Tuesday, February 16, 2010

Question: "They found a pulmonary nodule on a CT scan, what does this mean?"

Answer: This is a very common question/issue. What a pulmonary nodule means to you depends on a lot of factors.
What does a pulmonary nodule look like?
  • A pulmonary nodule is basically a small focus of tissue in the lung. It is usually round but can often be oval, irregular, or speculated. Sometimes is can be calcified or have fat density.
  • By definition a nodule is less than 3cm in size. If the lesion is greater than 3cm, it may be the exact same tissue etiology, but it is now called a mass.

What could it mean?
  • Fat density in a nodule is considered benign.
  • If calcifications are seen within a pulmonary nodule it is almost always benign as well.
  • Calcifications are associated with prior or chronic inflammation/infection. In this scenario, the nodule is the tissue that is left over after your immune system has taken care of the problem. It is kind of like a scar.
  • These “scars” do not always calcify and a non-calcified nodule can be more difficult to evaluate. None the less, a noncalcified-nodule can still represent the benign residue of a prior infection, but it is hard to tell for sure. So that is usually the major question; is the nodule cancer or not?
So how can you tell if it is cancer?
  • The good news is that the vast majority of lung nodules are benign.
  • The bad news is, if the nodule is not calcified or does not have fat, it can be difficult to impossible to tell on one CT scan if a nodule is cancer or not.
  • Because cancers grow and scars generally do not, a follow-up scan can help. Scans at different times provide a reference point to evaluate if it increases in size over time. Some types of cancers grow very slow and therefore a long follow-up may be necessary to feel comfortable that the nodule is benign.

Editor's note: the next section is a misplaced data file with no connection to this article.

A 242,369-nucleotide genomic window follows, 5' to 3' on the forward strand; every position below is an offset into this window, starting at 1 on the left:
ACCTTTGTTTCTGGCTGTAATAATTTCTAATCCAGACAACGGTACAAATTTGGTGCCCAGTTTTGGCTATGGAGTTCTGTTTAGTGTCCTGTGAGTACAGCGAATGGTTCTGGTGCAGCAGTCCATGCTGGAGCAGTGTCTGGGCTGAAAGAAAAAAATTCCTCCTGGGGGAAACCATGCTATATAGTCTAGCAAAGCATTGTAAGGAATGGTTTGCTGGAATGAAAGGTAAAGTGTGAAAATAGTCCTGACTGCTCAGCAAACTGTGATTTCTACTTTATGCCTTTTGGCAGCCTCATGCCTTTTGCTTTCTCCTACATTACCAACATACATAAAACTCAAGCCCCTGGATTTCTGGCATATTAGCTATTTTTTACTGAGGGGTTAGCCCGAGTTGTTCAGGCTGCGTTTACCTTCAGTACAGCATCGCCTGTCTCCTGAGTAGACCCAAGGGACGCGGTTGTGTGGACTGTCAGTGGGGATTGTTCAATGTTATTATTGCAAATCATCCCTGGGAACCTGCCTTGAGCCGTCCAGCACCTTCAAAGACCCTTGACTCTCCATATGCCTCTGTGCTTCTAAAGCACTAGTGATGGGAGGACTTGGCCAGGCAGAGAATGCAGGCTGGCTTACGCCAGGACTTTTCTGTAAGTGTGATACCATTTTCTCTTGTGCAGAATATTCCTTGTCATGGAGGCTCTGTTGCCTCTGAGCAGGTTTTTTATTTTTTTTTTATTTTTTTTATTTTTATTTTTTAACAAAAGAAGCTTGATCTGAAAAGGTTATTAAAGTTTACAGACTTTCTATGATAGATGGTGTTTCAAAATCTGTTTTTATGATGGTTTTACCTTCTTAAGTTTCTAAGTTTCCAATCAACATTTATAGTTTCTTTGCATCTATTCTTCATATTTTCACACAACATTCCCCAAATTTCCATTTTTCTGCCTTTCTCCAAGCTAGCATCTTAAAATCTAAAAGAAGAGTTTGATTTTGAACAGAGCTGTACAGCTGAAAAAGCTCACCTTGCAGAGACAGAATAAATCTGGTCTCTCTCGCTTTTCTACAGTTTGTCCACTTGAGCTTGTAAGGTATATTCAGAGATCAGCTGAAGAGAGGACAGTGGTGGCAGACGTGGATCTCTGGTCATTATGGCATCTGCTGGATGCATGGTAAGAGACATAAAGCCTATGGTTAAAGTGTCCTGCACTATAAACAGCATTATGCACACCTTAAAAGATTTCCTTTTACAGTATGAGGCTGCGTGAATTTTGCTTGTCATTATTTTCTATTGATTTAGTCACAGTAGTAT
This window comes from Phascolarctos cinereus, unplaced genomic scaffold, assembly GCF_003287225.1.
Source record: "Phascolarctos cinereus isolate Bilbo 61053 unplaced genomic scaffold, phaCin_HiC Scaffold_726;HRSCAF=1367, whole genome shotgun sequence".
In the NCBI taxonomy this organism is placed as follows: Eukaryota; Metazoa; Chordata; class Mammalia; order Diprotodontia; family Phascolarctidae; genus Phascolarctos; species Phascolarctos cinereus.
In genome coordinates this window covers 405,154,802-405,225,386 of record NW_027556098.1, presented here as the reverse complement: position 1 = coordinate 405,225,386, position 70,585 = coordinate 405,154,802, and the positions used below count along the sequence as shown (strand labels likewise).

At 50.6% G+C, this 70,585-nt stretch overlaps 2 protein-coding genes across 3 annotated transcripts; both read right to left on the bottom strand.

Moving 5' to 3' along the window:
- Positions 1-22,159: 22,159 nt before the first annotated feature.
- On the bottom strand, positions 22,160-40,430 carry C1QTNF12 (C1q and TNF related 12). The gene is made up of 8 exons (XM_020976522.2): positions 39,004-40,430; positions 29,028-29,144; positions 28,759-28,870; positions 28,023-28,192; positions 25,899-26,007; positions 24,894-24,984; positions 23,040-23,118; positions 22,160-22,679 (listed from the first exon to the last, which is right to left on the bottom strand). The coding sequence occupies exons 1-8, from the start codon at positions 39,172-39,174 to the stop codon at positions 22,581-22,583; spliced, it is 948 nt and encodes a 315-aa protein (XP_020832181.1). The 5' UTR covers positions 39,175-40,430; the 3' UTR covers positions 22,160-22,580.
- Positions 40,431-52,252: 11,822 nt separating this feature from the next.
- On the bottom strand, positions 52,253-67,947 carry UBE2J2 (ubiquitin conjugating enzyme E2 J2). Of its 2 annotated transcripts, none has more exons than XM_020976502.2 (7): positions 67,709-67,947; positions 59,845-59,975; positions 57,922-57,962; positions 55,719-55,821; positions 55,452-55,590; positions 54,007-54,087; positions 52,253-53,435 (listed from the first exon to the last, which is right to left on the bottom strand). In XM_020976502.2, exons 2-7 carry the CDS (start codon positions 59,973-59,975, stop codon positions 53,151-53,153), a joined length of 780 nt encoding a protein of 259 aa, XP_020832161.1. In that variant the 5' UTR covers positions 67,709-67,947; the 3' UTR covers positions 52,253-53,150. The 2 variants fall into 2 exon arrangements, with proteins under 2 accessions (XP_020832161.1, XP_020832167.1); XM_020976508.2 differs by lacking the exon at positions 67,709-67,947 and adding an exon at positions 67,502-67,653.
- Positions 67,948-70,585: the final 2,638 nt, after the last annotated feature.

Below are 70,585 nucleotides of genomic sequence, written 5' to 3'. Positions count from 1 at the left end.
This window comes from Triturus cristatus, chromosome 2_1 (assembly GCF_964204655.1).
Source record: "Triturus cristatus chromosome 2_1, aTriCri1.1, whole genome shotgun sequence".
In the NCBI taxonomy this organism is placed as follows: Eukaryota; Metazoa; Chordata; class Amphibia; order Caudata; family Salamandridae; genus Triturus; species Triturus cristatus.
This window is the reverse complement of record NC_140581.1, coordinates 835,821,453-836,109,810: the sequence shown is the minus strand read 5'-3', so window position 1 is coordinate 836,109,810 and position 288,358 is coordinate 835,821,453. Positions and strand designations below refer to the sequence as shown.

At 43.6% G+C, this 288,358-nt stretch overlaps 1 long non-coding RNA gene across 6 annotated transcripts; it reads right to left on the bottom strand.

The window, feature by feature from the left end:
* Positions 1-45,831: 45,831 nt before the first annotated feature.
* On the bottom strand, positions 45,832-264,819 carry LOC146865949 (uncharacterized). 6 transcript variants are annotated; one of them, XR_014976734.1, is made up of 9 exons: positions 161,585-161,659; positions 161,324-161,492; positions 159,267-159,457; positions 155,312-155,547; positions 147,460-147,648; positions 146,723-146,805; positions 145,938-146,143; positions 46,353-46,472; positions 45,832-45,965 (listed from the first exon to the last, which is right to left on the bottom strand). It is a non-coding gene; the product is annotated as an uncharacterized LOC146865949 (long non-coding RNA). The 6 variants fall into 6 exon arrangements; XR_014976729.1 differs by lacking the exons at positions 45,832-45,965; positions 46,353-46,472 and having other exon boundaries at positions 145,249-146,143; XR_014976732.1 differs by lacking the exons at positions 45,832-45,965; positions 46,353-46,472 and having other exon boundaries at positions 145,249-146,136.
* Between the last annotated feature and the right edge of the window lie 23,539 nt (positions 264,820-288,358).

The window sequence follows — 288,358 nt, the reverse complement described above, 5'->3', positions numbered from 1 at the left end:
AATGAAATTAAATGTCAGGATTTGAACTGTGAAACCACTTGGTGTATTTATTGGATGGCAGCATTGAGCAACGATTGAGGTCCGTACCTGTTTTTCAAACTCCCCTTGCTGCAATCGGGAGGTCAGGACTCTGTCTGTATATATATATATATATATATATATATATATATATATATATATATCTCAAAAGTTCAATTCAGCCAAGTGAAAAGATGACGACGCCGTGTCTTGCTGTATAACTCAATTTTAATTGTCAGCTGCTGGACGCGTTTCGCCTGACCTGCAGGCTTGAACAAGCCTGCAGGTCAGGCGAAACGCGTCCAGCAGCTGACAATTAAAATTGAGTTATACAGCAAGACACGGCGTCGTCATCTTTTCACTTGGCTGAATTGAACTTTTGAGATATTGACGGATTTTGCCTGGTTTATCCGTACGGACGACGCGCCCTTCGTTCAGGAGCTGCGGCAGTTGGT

• Other factors play a role in the likelihood that a nodule is a cancer or not. The chances that a nodule is malignant increases with nodule size. Some other common factors that increase the likelihood that a nodule could be cancer is; patient age, history of other cancers, smoking history and history of other carcinogen exposure.
How often do you re-scan with CT and for how long?
  • This is a major issue that is debated by many.
  • In the last decade several articles have been published in major peer reviewed medical journals to try to establish a safe and rational approach to the management of this common issue. Most recently, in 2005 a consensus guideline was created and adopted by the major medical society on chest imaging (the Fleischner Society). Their follow-up algorithm is very helpful but remains general and many other individual factors will dictate management. The article is online:
  • http://radiology.rsna.org/content/237/2/395.full
  • As you can see from this guideline, nodules less than 4mm are considered benign in low risk patients.
  • I believe this is the size of the nodule you have on the CT scan (reference to the person asking the question).  However, a 4 mm nodule is not considered benign in high risk patients.
  • The type of cancer you are dealing with (desmoid fibroma) is not known to metastasize to the lungs and therefore it is questionable if you should even be in the high risk patient category.
  • These guidelines have been used by many, but not by all. For example, at MGH, they have a slight modification to the Fleischner Society recommendations based on their own experience.


This algorithm was used when I was at MGH. However, things in medicine often change with medical advances and it is possible that it has been updated since.

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